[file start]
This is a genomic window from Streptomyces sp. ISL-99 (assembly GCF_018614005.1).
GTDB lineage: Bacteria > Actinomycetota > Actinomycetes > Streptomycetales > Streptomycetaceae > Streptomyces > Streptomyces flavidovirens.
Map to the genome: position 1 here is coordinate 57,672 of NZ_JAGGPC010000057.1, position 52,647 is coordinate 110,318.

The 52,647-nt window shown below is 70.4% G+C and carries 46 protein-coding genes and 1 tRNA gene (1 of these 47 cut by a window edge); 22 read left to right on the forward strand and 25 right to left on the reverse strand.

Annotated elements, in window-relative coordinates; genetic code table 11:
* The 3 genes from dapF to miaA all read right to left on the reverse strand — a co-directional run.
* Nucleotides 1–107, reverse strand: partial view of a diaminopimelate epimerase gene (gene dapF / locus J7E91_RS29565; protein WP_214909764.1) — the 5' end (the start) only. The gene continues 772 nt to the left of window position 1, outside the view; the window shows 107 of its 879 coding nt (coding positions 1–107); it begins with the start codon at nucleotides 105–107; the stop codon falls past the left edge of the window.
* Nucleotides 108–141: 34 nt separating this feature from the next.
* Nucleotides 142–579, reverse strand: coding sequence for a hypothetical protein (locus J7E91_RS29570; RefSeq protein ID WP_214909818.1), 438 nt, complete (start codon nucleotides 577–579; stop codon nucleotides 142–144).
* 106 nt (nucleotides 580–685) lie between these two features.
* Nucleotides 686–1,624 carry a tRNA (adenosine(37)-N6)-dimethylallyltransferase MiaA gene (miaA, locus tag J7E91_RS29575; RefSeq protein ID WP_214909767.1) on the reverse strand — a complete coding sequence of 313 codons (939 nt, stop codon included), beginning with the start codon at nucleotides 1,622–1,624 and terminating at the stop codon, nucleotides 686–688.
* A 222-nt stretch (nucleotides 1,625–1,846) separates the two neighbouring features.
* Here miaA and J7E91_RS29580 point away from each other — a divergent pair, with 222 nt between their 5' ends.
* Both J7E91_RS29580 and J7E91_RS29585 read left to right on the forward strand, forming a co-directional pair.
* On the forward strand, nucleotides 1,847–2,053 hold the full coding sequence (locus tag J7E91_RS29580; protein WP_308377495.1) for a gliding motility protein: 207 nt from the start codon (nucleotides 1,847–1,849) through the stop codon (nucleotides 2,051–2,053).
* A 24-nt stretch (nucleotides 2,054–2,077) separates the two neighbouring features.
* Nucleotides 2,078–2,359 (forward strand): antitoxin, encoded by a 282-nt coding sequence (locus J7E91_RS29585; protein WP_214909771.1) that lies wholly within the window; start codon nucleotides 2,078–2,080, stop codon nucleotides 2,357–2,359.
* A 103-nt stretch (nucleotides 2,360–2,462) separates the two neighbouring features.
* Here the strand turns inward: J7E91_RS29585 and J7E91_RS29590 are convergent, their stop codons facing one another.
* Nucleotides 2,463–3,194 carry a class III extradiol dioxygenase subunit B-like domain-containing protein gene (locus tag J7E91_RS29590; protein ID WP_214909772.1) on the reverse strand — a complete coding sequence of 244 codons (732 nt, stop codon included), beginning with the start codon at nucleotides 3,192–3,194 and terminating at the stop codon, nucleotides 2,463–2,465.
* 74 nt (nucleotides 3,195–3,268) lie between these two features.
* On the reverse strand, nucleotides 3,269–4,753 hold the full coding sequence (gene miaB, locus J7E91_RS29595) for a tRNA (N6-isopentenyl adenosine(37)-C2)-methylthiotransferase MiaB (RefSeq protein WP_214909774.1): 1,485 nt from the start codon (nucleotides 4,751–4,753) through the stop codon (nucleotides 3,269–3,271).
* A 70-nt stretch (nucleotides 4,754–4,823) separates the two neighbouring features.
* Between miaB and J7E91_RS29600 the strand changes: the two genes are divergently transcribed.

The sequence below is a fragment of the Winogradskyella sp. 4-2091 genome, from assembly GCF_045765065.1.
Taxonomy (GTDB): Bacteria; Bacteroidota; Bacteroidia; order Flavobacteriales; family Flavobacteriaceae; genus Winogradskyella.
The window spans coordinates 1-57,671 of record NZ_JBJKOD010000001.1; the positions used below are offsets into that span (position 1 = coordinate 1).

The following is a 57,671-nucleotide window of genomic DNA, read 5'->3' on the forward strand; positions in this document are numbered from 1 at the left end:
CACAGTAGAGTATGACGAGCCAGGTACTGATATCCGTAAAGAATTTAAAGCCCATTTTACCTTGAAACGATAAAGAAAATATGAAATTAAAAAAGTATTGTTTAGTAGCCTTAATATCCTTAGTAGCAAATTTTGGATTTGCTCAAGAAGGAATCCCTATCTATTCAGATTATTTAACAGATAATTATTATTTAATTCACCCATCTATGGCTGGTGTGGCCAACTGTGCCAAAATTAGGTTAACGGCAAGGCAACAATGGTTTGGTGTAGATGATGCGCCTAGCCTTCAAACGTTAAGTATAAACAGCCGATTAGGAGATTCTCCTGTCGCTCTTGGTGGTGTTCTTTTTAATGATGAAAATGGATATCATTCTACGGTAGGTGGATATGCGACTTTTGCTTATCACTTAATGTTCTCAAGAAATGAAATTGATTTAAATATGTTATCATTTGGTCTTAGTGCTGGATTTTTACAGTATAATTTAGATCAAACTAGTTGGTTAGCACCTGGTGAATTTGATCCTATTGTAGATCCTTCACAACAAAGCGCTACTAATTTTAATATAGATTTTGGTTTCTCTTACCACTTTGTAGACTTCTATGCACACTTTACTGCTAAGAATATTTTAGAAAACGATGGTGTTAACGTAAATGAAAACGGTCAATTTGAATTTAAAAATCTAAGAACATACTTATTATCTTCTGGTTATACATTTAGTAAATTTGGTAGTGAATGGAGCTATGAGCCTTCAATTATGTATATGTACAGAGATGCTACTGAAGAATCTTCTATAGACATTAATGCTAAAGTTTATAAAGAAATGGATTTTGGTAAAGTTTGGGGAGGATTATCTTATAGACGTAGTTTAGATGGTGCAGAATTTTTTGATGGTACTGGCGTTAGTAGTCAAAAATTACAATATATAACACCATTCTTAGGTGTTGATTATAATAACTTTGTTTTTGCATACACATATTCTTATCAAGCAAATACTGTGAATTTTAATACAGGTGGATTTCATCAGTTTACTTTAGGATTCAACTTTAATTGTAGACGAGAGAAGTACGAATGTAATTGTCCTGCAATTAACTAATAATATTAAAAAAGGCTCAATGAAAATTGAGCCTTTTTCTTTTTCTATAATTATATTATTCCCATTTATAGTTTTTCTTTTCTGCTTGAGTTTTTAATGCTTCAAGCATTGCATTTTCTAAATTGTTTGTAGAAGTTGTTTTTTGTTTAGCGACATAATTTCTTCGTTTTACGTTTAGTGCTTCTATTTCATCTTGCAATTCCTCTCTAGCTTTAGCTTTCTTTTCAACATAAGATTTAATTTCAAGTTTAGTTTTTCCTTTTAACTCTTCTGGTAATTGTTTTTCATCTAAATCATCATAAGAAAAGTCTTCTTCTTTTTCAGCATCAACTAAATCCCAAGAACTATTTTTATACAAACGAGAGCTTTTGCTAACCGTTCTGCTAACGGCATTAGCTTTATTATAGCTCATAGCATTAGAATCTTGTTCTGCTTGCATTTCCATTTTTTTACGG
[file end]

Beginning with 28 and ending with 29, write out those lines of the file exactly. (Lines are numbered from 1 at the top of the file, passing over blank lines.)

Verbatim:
The following is a 57,671-nucleotide window of genomic DNA, read 5'->3' on the forward strand; positions in this document are numbered from 1 at the left end:
CACAGTAGAGTATGACGAGCCAGGTACTGATATCCGTAAAGAATTTAAAGCCCATTTTACCTTGAAACGATAAAGAAAATATGAAATTAAAAAAGTATTGTTTAGTAGCCTTAATATCCTTAGTAGCAAATTTTGGATTTGCTCAAGAAGGAATCCCTATCTATTCAGATTATTTAACAGATAATTATTATTTAATTCACCCATCTATGGCTGGTGTGGCCAACTGTGCCAAAATTAGGTTAACGGCAAGGCAACAATGGTTTGGTGTAGATGATGCGCCTAGCCTTCAAACGTTAAGTATAAACAGCCGATTAGGAGATTCTCCTGTCGCTCTTGGTGGTGTTCTTTTTAATGATGAAAATGGATATCATTCTACGGTAGGTGGATATGCGACTTTTGCTTATCACTTAATGTTCTCAAGAAATGAAATTGATTTAAATATGTTATCATTTGGTCTTAGTGCTGGATTTTTACAGTATAATTTAGATCAAACTAGTTGGTTAGCACCTGGTGAATTTGATCCTATTGTAGATCCTTCACAACAAAGCGCTACTAATTTTAATATAGATTTTGGTTTCTCTTACCACTTTGTAGACTTCTATGCACACTTTACTGCTAAGAATATTTTAGAAAACGATGGTGTTAACGTAAATGAAAACGGTCAATTTGAATTTAAAAATCTAAGAACATACTTATTATCTTCTGGTTATACATTTAGTAAATTTGGTAGTGAATGGAGCTATGAGCCTTCAATTATGTATATGTACAGAGATGCTACTGAAGAATCTTCTATAGACATTAATGCTAAAGTTTATAAAGAAATGGATTTTGGTAAAGTTTGGGGAGGATTATCTTATAGACGTAGTTTAGATGGTGCAGAATTTTTTGATGGTACTGGCGTTAGTAGTCAAAAATTACAATATATAACACCATTCTTAGGTGTTGATTATAATAACTTTGTTTTTGCATACACATATTCTTATCAAGCAAATACTGTGAATTTTAATACAGGTGGATTTCATCAGTTTACTTTAGGATTCAACTTTAATTGTAGACGAGAGAAGTACGAATGTAATTGTCCTGCAATTAACTAATAATATTAAAAAAGGCTCAATGAAAATTGAGCCTTTTTCTTTTTCTATAATTATATTATTCCCATTTATAGTTTTTCTTTTCTGCTTGAGTTTTTAATGCTTCAAGCATTGCATTTTCTAAATTGTTTGTAGAAGTTGTTTTTTGTTTAGCGACATAATTTCTTCGTTTTACGTTTAGTGCTTCTATTTCATCTTGCAATTCCTCTCTAGCTTTAGCTTTCTTTTCAACATAAGATTTAATTTCAAGTTTAGTTTTTCCTTTTAACTCTTCTGGTAATTGTTTTTCATCTAAATCATCATAAGAAAAGTCTTCTTCTTTTTCAGCATCAACTAAATCCCAAGAACTATTTTTATACAAACGAGAGCTTTTGCTAACCGTTCTGCTAACGGCATTAGCTTTATTATAGCTCATAGCATTAGAATCTTGTTCTGCTTGCATTTCCATTTTTTTACGG